Sulfur gases and aerosols in and above the equatorial African rain forest

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Sulfur gases and aerosols in and above the equatorial African rain forest

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Title: Sulfur gases and aerosols in and above the equatorial African rain forest
Author: Bingemer, H. G.; Andreae, M. O.; Andreae, T. W.; Artaxo, P.; Helas, G.; Jacob, Daniel James; Mihalopoulos, N.; Nguyen, B. C.

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Citation: Bingemer, H. G., M. O. Andreae, T. W. Andreae, P. Artaxo, G. Helas, D. J. Jacob, N. Mihalopoulos, and B. C. Nguyen. 1992. “Sulfur Gases and Aerosols in and Above the Equatorial African Rain Forest.” Journal of Geophysical Research 97 (D6): 6207. doi:10.1029/91jd01112.
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Abstract: We determined the distribution of gaseous and particulate sulfur compounds in the canopy of the tropical rain forest of northern Congo and the overlying atmosphere during February 12–25, 1988. Hydrogen sulfide and dimethylsulfide decayed exponentially with altitude from approximately 30–40 ppt at ground level to 3–5 ppt at around 3 km altitude. Emission fluxes from the forest to the atmosphere were estimated by fitting a one‐dimensional time‐dependent numerical model of chemistry and transport of the sulfur compounds to their observed vertical profiles. Emission fluxes of 0.6–1.0 nmol HS m min and 0.3–0.7 nmol DMS m min were consistent with the observed vertical profiles of HS and DMS. These fluxes compare well with fluxes reported previously for the Amazon rain forest during the dry season and support the view of a subordinate role of land biota in the global cycling of sulfur. The particulate sulfur concentration of 248 ppt was found below the forest canopy. Biomass burning is considered to be an important contributor to this particulate sulfur. Carbonyl sulfide was found to be enhanced above the 500 ppt tropospheric background throughout the mixing layer of 2–3 km depth, likely due to biomass burning.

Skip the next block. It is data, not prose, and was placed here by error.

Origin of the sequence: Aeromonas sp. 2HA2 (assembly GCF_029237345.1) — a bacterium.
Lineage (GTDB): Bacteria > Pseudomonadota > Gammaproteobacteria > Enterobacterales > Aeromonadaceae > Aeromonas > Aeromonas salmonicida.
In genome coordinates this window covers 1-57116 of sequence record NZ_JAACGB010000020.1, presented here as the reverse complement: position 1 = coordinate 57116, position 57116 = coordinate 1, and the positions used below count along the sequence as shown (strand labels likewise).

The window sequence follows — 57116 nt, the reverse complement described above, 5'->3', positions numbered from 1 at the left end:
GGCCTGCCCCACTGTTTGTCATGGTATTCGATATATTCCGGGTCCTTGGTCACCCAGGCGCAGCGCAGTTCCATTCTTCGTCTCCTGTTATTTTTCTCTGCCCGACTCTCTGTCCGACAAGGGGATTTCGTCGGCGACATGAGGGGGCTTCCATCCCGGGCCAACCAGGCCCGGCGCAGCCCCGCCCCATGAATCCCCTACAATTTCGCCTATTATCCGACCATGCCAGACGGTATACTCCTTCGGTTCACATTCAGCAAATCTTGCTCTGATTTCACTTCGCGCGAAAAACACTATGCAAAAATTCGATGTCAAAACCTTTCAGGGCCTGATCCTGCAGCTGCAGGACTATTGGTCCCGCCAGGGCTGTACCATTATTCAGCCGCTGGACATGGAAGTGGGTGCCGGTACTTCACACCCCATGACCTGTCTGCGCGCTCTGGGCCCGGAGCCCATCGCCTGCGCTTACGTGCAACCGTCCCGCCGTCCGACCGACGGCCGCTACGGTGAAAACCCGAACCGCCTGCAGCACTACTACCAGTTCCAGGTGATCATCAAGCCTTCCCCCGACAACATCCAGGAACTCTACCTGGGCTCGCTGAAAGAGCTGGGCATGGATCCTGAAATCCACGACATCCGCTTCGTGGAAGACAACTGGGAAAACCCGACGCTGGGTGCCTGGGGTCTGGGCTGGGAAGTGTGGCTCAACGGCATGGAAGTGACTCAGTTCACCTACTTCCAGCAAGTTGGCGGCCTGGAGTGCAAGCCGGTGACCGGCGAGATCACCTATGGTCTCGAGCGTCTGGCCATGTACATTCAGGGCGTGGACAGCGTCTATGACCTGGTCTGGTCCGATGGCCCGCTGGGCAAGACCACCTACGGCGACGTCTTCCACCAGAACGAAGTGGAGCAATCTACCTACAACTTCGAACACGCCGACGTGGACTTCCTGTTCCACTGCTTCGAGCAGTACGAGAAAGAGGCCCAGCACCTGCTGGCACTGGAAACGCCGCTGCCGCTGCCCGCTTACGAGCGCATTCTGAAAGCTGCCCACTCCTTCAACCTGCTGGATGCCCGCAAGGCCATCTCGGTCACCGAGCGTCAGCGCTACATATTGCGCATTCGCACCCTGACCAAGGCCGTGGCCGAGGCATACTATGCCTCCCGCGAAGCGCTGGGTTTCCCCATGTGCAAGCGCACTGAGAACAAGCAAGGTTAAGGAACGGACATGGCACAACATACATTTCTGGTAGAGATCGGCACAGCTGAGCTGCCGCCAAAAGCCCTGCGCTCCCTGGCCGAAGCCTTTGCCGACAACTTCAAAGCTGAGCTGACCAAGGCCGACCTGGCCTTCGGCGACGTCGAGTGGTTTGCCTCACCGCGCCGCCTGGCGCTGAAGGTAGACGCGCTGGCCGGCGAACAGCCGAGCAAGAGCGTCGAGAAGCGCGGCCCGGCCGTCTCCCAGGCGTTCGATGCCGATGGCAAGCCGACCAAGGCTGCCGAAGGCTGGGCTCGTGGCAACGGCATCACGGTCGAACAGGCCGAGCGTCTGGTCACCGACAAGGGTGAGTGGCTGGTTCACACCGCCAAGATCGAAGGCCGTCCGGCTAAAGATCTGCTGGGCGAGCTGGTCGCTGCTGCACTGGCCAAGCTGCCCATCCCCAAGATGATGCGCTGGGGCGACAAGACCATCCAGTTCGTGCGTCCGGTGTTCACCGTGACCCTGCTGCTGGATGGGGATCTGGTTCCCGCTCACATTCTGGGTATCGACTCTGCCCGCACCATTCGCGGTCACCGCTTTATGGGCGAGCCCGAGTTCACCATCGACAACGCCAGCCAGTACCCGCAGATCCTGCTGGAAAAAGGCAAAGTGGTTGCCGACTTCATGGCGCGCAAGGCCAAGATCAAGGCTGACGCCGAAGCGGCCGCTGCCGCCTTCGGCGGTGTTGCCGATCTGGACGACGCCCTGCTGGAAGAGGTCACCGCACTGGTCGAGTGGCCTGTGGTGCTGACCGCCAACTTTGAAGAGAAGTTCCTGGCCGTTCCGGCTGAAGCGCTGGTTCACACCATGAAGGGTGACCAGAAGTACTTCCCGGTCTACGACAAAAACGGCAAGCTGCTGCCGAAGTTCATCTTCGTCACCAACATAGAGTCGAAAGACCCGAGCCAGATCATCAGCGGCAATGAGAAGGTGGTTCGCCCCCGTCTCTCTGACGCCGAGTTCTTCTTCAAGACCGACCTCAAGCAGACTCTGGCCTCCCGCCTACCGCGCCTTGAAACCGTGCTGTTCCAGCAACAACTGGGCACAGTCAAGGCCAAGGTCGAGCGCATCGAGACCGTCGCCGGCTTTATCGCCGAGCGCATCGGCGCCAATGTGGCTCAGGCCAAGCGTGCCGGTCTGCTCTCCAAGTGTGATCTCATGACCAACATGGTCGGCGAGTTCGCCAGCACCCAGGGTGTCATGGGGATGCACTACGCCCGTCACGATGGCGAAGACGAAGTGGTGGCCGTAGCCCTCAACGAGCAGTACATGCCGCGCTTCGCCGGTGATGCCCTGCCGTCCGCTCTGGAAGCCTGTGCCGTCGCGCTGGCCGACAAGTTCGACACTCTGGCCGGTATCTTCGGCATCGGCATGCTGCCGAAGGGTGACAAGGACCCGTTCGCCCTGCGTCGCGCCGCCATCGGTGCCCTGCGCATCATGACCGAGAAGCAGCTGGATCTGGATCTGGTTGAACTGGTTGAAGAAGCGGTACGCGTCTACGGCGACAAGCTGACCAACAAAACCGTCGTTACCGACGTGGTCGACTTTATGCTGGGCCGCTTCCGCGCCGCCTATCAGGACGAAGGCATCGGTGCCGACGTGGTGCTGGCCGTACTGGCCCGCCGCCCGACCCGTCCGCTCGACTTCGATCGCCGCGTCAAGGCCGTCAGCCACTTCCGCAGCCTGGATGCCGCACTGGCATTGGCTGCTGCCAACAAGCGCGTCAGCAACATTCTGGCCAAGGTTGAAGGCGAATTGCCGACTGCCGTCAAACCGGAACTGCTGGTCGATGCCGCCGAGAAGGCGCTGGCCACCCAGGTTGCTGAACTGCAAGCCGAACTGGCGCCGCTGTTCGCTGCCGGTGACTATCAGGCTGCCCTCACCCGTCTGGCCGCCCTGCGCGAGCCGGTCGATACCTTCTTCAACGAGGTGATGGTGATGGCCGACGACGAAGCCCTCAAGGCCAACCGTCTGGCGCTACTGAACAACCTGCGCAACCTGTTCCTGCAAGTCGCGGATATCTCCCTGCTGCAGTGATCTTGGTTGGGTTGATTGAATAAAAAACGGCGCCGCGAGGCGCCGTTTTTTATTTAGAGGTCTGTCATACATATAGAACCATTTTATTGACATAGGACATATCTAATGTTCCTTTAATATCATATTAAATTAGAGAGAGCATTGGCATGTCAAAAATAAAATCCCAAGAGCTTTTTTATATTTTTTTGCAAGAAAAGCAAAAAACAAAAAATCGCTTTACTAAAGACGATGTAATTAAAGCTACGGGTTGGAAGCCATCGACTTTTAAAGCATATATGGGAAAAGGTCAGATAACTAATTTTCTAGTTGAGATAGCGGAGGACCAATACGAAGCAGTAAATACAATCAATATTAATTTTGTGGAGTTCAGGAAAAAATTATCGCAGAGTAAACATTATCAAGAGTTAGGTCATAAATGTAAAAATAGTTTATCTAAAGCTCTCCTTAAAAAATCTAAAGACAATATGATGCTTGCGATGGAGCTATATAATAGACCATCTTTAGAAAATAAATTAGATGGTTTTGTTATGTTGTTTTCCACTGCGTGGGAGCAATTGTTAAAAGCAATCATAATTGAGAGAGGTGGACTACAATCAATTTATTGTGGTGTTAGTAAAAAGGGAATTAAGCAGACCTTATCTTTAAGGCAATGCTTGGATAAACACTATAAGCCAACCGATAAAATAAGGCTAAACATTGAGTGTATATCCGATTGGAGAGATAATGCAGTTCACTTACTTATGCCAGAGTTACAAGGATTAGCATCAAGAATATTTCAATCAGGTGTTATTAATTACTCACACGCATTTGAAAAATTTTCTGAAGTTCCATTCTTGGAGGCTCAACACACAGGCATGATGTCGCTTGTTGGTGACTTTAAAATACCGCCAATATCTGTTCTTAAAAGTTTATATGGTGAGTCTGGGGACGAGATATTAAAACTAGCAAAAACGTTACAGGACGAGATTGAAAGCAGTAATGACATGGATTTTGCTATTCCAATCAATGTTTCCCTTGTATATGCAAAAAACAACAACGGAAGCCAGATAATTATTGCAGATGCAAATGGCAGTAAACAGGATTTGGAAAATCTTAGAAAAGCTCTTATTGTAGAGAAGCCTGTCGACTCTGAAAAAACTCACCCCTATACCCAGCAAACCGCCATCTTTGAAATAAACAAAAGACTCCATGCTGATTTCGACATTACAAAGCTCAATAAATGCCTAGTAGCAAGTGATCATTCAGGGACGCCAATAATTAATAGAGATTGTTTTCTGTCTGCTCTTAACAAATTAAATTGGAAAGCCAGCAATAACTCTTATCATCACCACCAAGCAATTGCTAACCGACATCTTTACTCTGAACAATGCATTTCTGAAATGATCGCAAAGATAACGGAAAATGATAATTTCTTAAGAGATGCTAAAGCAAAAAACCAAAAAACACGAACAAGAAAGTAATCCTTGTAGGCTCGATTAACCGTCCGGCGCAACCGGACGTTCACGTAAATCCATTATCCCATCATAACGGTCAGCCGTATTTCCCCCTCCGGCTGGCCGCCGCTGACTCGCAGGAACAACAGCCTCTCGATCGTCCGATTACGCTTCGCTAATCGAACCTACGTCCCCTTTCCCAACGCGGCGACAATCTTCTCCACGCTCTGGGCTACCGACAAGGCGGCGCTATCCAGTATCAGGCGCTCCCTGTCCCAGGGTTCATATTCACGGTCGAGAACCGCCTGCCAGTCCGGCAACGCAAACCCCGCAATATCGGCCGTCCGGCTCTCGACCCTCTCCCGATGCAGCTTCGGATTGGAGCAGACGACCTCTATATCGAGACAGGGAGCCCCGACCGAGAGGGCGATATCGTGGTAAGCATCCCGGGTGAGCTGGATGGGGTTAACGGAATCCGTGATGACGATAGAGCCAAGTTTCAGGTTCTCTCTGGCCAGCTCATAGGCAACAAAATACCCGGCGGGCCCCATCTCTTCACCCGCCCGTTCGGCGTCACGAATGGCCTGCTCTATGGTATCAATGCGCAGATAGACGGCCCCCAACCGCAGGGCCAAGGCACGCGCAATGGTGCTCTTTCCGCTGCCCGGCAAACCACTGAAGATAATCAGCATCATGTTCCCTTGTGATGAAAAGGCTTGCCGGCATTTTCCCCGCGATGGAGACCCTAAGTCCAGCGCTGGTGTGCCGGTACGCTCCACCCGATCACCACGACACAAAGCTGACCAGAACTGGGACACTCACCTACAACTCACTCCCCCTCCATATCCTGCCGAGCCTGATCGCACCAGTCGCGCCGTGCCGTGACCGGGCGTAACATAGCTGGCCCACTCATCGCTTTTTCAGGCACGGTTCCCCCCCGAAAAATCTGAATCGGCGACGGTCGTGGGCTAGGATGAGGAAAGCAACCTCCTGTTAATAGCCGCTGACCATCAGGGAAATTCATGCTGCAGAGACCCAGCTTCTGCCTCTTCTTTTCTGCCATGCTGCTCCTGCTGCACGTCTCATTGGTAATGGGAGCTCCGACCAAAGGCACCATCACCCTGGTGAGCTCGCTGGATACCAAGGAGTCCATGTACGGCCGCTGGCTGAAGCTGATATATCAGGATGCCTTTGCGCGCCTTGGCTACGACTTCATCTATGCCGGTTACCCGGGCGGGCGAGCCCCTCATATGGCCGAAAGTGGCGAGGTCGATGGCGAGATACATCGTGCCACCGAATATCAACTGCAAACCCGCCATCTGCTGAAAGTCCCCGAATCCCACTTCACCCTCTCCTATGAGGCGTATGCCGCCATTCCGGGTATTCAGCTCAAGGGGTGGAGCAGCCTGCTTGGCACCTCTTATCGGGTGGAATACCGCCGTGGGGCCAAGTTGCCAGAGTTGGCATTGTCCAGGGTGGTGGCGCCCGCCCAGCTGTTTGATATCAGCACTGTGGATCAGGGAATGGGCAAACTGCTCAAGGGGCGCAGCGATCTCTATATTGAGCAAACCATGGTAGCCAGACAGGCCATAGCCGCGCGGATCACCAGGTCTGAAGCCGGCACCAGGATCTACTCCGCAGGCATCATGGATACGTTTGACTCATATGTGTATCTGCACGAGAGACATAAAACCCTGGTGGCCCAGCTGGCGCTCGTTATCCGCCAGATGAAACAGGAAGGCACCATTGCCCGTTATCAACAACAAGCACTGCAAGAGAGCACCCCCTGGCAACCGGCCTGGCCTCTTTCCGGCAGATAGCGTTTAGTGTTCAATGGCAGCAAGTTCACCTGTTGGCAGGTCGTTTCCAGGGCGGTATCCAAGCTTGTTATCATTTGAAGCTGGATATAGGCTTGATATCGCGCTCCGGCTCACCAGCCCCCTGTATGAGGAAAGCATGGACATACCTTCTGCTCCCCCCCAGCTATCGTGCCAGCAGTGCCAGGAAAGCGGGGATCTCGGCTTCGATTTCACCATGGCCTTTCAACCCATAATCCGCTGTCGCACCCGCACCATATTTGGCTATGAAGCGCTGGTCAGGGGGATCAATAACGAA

Published Version: doi:10.1029/91JD01112
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